Next for Howard, Van Gundy?

5-on-5 Roundtable: Our experts break down the star-coach conflict in Orlando

Updated: April 5, 2012, 10:43 PM ET
ESPN.com and the TrueHoop Network

The Magic's kingdom is crumbling. In the latest drama out of Orlando, coach Stan Van Gundy said Dwight Howard wants him fired. So, now what? Who should management choose? How long can Superman and SVG coexist? We turn to our experts for answers.


1. Who should Orlando try to keep: D12, SVG, or both?



J.A. Adande, ESPN.com: Dwight Howard. There are plenty of guys who can coach in the NBA. It's a lot harder to find someone who can get a 40-point, 20-rebound game.

Israel Gutierrez, ESPN.com: Both. Howard is obviously an elite player despite how poorly he's handled the business side of the game over the past year. And good luck to the Magic if they think they'll find a better coach than SVG. Awkward relationships have worked before in the NBA, and if the Magic improve the talent around D12, this could still work.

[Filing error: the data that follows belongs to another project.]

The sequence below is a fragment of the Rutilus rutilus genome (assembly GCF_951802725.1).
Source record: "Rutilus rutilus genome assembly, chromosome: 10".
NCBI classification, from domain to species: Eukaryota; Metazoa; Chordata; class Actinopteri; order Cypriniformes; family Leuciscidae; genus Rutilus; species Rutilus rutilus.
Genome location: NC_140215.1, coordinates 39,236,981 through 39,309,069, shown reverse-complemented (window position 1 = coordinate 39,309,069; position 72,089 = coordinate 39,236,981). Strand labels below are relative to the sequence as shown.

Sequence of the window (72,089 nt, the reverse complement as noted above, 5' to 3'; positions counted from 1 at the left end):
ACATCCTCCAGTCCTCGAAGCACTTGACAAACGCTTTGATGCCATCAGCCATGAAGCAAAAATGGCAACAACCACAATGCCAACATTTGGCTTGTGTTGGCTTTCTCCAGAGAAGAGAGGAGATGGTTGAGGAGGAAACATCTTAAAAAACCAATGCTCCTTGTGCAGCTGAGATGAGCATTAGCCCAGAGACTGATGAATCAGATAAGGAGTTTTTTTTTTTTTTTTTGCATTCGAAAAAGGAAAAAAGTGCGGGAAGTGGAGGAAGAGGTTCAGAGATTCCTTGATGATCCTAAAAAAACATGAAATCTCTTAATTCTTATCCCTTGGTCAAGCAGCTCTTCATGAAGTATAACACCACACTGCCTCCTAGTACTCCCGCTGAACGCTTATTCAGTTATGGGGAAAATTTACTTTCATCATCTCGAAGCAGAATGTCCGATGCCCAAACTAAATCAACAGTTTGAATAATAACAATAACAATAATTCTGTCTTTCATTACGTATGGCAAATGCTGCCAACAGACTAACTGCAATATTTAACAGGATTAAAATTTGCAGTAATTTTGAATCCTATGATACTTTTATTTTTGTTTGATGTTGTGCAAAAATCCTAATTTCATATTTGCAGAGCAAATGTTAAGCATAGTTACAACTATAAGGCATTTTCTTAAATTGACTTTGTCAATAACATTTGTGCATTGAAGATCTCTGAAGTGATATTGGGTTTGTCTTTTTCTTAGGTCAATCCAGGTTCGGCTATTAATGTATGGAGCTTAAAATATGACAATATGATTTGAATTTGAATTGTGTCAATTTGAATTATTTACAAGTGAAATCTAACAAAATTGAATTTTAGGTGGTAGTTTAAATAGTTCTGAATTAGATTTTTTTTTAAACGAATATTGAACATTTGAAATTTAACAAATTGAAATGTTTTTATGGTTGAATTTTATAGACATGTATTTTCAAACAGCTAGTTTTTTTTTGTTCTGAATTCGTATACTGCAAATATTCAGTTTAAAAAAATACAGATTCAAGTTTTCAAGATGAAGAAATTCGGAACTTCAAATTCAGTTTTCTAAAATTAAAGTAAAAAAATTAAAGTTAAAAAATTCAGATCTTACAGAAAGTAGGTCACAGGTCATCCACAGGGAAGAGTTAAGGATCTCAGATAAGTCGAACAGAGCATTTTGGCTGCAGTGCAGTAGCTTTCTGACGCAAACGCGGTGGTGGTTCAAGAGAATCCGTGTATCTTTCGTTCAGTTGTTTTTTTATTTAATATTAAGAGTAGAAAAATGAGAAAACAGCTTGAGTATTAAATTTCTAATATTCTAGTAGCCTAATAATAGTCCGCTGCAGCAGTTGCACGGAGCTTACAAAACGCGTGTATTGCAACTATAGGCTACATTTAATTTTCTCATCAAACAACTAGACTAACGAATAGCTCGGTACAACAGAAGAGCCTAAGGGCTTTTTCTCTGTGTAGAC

Marc Stein, ESPN.com: The Magic can no longer keep Stan. It's not just an untenable coach/star relationship anymore. It's an untenable coach/management relationship, too. The Magic better hope Dwight decides that staying in Orlando for the long term is his only PR salvation out of this mess, or else they'll end up losing both. But it's Dwight Or Bust now.

David Thorpe, ESPN.com: Both, if possible. If it's one or the other, it's SVG over Dwight because he (A) can be trusted to commit to both short-term and long-term success in Orlando and (B) can be trusted to coach this team to terrific success with even just above-average talent.